Yet workers in some industries prefer the independent contractor classification, in part because it legally gives them more control of their work and how it gets done. That is the case with most dancers in Minneapolis’ adult entertainment clubs, for instance, who were the subject of a separate labor-rights ordinance the City Council passed Friday that seeks to address wage theft in that industry.
The growing instances of employers misclassifying employees as independent contractors is one reason for why Fletcher said the new protections in municipal code are needed. “What we’re trying to do is say, hopefully — for the people who are choosing not to hire an employee but to hire a contractor because they don’t want the burden of actually paying people for what they’re supposed to be paid for — that that choice becomes irrelevant,” he said. “That they’re not incentivized to try to get around having someone on their payroll anymore.”
The problem is that state and federal laws do not provide a clear legal test to determine who is working as an employee versus who is working as an independent contractor, said Brian Walsh, enforcement supervisor in the Minneapolis Department of Civil Rights’ labor standards division. Though courts have established some guidelines, the case law was decided decades ago, when the classification primarily aimed to cover workers who run their own businesses.
Today’s workforce includes more jobs that challenge those laws, creating what experts call a “fissuring of the economy,” Walsh said. There are Amazon delivery drivers who need to maintain their own vehicles and use personal phones for their work, which means you could argue they are independent contractors, for example. But Amazon also has rules regulating much of their work, which is crucial to the company’s distribution operations.
That’s the dynamic for many situations within construction, janitorial and security industries, too: Large corporations subcontract low-wage workers to do on-the-ground work. “People on all sides are saying that the case law — and this working definition that the courts have created — has not really kept up with the evolution of the economy overall,” Walsh said. “When you’re really close to the line and trying to figure out which side of that you are, some of these cases are decades old. … It’s application evolution through the court system hasn’t kept up.”
Trying to avoid unintended consequences
Originally, council members wanted to introduce the proposed protections for independent contractors alongside the city’s recent wage-theft law for regular employees. But navigating the complexities to make sure the new rule doesn’t have unintended consequences has required more time.
Fletcher and Palmisano said they are working with the city’s attorney’s office to write the proposal, which they hope to release as a draft ordinance next month. They’ve also sought input from social and labor-rights organizations, including the New York-based Freelance Union, as well as local building-trade associations.
The council members said they don’t want to accidentally write language that captures jobs it shouldn’t (such as one-off babysitting gigs), so they plan to establish minimum dollar amounts and the type of contracting relationships to which the guidelines pertain. They also said they want the language to be relevant as the city’s peer-to-peer economy changes.
“We’re trying to really write this in a way that is applicable to the next thing that Silicon Valley does — not just what we can see in our view right now,” he said. “Writing something that was general enough that it captured all of that, but also didn’t accidentally capture hiring the neighbor kid to mow your lawn while you’re out of town.”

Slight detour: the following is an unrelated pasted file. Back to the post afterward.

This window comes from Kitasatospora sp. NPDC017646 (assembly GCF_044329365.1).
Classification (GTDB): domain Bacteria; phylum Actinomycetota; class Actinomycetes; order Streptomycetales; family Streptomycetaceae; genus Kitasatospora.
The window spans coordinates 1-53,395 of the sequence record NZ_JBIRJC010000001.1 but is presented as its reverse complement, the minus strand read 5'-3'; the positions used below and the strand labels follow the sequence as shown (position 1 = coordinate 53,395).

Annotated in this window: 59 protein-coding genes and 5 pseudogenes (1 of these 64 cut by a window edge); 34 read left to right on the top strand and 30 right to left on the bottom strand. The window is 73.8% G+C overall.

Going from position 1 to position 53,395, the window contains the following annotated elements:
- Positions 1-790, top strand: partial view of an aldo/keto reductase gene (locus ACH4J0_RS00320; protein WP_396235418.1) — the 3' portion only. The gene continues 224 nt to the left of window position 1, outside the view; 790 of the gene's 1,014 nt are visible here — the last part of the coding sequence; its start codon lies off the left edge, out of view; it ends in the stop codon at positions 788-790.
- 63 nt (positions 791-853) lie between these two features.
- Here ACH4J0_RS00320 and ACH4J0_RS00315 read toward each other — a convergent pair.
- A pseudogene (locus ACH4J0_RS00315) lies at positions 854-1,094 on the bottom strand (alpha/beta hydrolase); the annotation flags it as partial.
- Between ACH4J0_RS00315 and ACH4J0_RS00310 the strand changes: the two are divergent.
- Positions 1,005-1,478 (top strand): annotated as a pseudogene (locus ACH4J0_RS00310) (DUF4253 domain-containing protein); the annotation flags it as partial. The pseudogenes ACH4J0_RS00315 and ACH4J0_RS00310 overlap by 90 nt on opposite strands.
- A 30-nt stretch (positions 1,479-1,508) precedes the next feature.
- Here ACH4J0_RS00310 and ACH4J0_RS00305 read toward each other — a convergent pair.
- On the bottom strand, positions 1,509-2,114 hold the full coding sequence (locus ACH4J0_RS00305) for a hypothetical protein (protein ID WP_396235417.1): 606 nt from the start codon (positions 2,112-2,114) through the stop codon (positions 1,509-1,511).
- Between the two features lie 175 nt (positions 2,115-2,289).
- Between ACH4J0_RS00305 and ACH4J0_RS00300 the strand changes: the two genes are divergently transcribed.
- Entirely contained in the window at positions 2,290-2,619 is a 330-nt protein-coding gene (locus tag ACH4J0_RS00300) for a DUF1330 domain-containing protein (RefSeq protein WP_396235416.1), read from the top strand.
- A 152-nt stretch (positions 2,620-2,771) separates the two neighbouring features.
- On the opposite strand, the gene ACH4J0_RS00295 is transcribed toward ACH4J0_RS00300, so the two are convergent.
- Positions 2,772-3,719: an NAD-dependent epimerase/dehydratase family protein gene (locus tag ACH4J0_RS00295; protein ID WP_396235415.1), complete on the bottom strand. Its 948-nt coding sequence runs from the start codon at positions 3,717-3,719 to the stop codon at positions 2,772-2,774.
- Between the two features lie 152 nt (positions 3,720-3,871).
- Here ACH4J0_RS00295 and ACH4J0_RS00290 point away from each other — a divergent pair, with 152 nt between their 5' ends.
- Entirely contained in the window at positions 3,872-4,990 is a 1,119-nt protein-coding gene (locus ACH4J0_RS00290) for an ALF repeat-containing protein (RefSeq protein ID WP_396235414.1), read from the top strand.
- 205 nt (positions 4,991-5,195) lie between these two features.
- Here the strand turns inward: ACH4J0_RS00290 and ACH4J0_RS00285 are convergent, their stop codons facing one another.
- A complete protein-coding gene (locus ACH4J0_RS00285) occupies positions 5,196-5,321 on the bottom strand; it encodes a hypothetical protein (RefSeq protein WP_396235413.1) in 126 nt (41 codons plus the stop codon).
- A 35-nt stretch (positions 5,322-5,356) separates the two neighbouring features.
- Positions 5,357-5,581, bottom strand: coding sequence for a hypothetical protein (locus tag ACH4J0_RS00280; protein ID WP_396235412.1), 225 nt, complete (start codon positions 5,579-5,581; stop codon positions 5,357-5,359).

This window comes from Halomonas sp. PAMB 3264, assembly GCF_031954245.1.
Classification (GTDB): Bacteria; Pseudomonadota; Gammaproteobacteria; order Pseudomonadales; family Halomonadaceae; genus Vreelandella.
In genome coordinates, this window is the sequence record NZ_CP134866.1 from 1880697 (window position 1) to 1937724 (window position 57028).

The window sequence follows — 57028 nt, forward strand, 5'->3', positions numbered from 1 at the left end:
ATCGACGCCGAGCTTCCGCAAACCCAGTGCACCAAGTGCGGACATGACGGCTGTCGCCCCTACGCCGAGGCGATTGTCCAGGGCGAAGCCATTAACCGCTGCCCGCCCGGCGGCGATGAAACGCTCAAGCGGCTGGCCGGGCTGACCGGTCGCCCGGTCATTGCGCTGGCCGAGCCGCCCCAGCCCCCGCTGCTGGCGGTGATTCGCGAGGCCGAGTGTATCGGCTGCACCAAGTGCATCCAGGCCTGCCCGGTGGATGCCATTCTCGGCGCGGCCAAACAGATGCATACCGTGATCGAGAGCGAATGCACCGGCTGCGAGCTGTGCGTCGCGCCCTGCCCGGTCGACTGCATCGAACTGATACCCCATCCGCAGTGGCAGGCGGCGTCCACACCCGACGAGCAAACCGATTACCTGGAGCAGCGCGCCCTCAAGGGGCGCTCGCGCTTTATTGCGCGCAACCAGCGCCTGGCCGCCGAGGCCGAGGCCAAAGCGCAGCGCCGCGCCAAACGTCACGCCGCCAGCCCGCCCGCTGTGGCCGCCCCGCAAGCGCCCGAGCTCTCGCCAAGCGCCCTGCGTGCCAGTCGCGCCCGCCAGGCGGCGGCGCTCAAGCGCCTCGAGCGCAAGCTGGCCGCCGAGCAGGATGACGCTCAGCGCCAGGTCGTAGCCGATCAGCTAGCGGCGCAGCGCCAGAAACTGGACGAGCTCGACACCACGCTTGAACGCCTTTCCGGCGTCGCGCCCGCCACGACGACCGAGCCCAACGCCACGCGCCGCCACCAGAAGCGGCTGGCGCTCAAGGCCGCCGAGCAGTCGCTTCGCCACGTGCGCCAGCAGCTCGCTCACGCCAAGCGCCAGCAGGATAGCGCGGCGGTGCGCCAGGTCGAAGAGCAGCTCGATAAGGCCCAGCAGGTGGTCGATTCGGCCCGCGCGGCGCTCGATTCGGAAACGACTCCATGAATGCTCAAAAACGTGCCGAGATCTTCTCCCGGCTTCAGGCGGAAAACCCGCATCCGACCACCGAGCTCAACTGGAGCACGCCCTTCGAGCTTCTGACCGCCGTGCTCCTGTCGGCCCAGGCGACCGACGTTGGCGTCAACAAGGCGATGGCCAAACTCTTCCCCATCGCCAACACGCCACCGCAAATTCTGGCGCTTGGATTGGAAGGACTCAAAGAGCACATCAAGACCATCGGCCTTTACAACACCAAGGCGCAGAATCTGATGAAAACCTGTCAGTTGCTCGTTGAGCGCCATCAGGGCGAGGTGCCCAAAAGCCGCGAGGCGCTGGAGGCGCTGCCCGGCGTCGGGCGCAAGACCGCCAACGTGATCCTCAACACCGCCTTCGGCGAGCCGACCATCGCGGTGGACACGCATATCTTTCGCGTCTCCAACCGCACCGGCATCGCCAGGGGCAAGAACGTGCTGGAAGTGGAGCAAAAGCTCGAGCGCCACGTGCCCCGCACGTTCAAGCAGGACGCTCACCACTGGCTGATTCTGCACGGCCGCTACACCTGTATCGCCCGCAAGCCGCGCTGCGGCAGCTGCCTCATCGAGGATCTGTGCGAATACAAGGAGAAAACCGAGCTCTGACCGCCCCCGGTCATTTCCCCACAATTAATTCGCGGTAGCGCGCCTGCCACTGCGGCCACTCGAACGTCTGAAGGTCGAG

That challenge is what motivated council member Phillipe Cunningham, whose Ward 4 covers the northwest corner of Minneapolis, to join the effort by Fletcher and Palmisano. As a co-author of the proposal, he said he wants to make sure the new protections for independent contractors don’t negatively impact workers in his neighborhoods (which include Shingle Creek, Victory, Webber-Camden, Cleveland, Folwell and Jordan), since they face unique socioeconomic and labor challenges compared to the rest of the city.
“It’s so easy to think at this very high level about workers’ overall,” Cunningham said. “But when you are a vulnerable worker, living in a vulnerable part of the city, those sort of compounded challenges can be very easily overlooked.”
Questions about enforcement
Under the plan by Palmisano and Fletcher, the city’s labor standards division would enforce the new guidelines on a complaint-by-complaint basis, similarly to how it investigates violations against the city laws that establish a $15 minimum hourly wage law and guarantee employees paid time off for health or family issues.
It’s unclear how another new law would increase the labor standards division’s workload. “We don’t know what [the demand is] going to be,” Palmisano said. “It’s very hard to predict what that is because it’s not just about this [policy] is going to apply to this many people, but it’s also about who’s going to be brave enough to pick up the phone or fill out a contact form, or whatever, to initiate the process.”
For each report, Walsh said he and his team of three attorneys would first determine whether the alleged offender has defined the wronged worker correctly via interviews and other payroll documents — a labor-intensive endeavor — and then start looking into the specific wage allegation. Considering the complexities, Walsh emphasized the importance of the city investing in the enforcement division to make sure it can keep up with the growing scope of work.
“It is critically important that low-wage workers are protected. Low-wage workers that don’t have access to justice through the court in any meaningful way require protection,” he said. “The system hasn’t evolved enough to provide that protection or [to curb] flagrant abuse happening, then we have some responsibility to take action.”